Right, mission accomplished. I have left her tied to the Embassy gates with a note of explanation around her neck. I would imagine that once they find her, and that won’t take long by the noise she is making, she will be sent to a secure English prison, and put on a diet of dried bread and water. One way or another, I believe this is the last we’ll see of the Queen of Wales.

***

Dear Spot:

Thank God!  I for one was starting to truly fear for your safety!  And what a terrible use for a lovely balloon!  I’m so glad you thwarted her at last.  I myself have never been on a balloon but I saw a print of a photograph of one sailing over the Parisian skies and was quite inspired.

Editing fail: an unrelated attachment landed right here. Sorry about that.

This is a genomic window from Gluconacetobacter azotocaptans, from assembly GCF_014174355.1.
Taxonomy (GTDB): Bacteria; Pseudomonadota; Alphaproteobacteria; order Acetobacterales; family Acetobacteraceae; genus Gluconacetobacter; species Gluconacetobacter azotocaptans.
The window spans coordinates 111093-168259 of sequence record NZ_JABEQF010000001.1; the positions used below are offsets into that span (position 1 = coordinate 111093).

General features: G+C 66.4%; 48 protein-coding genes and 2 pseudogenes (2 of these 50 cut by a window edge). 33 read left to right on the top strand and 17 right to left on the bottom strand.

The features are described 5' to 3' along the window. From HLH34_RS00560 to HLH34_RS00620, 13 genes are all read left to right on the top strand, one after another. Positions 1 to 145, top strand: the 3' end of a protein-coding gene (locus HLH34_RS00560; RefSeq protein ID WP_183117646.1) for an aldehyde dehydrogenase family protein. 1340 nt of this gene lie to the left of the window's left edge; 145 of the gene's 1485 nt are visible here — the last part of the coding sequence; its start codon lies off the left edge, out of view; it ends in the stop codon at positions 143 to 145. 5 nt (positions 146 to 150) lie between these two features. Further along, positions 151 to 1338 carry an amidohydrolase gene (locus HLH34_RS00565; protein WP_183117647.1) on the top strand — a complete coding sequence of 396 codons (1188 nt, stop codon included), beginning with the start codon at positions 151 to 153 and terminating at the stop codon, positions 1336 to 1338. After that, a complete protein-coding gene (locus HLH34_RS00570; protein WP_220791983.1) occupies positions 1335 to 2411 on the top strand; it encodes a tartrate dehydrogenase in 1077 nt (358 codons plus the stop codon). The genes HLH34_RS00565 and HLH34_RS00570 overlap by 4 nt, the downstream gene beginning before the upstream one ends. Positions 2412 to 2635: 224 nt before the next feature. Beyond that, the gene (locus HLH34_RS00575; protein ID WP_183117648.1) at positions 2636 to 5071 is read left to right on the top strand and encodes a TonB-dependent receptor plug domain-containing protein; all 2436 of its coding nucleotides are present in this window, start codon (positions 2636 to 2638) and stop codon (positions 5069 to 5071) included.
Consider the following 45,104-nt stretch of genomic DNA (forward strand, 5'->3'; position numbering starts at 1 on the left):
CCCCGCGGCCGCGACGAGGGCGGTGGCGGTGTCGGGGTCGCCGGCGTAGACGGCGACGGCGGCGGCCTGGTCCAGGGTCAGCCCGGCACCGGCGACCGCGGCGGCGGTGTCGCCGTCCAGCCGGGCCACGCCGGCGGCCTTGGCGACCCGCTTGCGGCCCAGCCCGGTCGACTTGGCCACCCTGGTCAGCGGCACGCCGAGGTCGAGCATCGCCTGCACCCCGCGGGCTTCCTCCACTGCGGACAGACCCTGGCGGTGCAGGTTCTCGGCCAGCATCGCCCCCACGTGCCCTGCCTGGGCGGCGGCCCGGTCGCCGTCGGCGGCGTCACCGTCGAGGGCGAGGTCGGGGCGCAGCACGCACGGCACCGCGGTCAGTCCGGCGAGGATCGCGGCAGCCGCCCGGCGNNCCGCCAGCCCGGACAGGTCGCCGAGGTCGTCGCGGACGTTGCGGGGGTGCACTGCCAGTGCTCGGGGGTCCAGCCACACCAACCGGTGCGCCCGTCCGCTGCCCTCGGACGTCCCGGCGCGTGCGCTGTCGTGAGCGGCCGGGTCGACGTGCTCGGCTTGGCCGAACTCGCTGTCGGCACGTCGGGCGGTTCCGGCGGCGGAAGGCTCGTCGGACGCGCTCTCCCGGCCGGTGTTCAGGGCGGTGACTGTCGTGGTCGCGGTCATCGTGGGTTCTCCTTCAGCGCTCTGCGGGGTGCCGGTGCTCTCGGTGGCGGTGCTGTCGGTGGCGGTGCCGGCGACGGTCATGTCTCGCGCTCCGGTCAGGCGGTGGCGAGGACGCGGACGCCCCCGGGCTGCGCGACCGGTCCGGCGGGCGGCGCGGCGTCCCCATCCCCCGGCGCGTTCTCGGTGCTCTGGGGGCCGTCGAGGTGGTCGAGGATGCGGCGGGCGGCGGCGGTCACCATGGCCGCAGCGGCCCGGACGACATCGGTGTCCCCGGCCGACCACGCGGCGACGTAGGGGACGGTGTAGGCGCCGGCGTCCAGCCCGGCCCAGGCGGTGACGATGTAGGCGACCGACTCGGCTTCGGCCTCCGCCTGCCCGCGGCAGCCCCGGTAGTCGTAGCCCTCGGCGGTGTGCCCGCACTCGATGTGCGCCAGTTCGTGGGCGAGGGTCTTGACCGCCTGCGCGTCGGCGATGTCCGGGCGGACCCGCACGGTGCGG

And it is good to know that things are settling down since I am about to head out on holiday.  Lord and Lady Winters have invited me on a tour of the country, and thanks to your endless courageous impulses, I am determined to abandon caution and go.  (I realise of course there are hardly any dangers to be found in a tour of the Lake Country but I’m a bit older so I’ll measure my adventures on a smaller scale, if you don’t mind.)

In my absence, I know that you will continue to be a very good boy.  Or that you will try to be a very good boy.  Or that you will at least, remember what I’ve told you about being a very good boy.  One of those will prevail.

Eat healthy, keep your pants on, and never stick your chewing gum under your host’s tables.  It’s very rude, Spot.  Also, stop trying to marry every girl you meet.  It will make it very difficult for your future wife to understand and forgive.  Trust me.

All my love,

Aunt Alice